Blogging is a big portion of my work. My job at Kauffman involves spreading ideas, exploring various concepts and topics, and representing the Kauffman Foundation. Kauffman is very supportive of my blogging at Wired, as well as my use of Twitter and other social media. All of these connect me with a great and varied community, and allow me to maintain a network of colleagues.
When and how did you first discover science blogs? What are some of your favourites? Have you discovered any cool science blogs by the participants at the Conference?
I’ve been reading science blogs in an inconsistent way for a long time, and I have been blogging at least sporadically since at least 2007. However, one turning point in my understanding of the incredible community inherent in science blogs where I first read Bora’s epic post after PepsiGate.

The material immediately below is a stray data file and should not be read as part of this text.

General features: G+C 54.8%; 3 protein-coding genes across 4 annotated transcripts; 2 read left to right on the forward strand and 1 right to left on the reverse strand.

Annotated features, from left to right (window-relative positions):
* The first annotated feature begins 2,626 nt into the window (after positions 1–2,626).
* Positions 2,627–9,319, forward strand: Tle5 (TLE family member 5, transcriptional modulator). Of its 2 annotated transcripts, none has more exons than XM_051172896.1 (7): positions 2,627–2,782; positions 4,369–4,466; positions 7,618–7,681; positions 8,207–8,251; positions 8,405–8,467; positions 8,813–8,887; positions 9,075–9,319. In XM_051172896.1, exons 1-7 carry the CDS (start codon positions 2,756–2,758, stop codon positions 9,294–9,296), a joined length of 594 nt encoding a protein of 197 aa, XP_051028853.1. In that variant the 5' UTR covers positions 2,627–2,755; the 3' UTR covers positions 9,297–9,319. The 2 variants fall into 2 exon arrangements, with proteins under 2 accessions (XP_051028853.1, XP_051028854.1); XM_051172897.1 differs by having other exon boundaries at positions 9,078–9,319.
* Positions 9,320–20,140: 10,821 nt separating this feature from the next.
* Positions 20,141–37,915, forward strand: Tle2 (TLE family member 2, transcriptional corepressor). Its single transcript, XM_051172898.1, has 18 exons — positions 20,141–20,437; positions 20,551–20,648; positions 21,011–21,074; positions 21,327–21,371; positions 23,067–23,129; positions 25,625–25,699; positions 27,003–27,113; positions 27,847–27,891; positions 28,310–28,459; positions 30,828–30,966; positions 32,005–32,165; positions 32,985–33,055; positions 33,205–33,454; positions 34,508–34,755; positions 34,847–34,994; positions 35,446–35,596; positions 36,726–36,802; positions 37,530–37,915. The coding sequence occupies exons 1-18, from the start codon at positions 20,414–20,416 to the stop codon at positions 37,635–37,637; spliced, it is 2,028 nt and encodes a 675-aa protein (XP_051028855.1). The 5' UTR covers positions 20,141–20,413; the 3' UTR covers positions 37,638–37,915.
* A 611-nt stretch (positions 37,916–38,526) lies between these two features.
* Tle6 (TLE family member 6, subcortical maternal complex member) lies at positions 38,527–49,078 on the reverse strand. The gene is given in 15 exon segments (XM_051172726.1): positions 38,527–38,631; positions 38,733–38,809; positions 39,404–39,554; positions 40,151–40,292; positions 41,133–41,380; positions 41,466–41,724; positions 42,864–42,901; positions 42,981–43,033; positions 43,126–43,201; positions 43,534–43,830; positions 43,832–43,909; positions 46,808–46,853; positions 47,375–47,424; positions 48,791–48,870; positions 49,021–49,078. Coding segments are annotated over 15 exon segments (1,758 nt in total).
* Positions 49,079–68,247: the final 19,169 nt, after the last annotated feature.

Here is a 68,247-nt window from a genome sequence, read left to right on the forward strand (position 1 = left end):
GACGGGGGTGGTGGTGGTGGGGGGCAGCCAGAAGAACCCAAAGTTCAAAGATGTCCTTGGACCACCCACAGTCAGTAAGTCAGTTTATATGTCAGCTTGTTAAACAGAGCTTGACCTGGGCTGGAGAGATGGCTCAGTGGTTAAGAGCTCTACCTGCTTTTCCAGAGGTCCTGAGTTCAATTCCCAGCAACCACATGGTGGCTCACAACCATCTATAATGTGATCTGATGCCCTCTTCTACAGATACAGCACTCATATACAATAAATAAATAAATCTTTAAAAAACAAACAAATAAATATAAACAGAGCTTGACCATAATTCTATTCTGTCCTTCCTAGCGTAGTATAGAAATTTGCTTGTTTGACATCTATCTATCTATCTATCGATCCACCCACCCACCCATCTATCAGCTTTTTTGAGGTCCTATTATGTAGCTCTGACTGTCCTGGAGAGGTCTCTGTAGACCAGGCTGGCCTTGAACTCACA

Since then, I read many different blogs, though I still get my links to articles in an inconsistent way (mainly from Twitter). But if I had to single any blogs out, I would say that Tim de Chant’s Per Square Mile and Dave Ng’s Popperfont are great and well worth reading.
What was the best aspect of ScienceOnline2012 for you? Any suggestions for next year? Is there anything that happened at this Conference - a session, something someone said or did or wrote - that will change the way you think about science communication, or something that you will take with you to your job, blog-reading and blog-writing?
The best aspect was meeting in person everyone I had interacted with online. I think there was only one person at scio12 who I had met in person before; everyone else I knew through Twitter, email, or even just by reputation. So being able to interact face-to-face with all these amazing people was something close to magic.
Thank you! See you in January!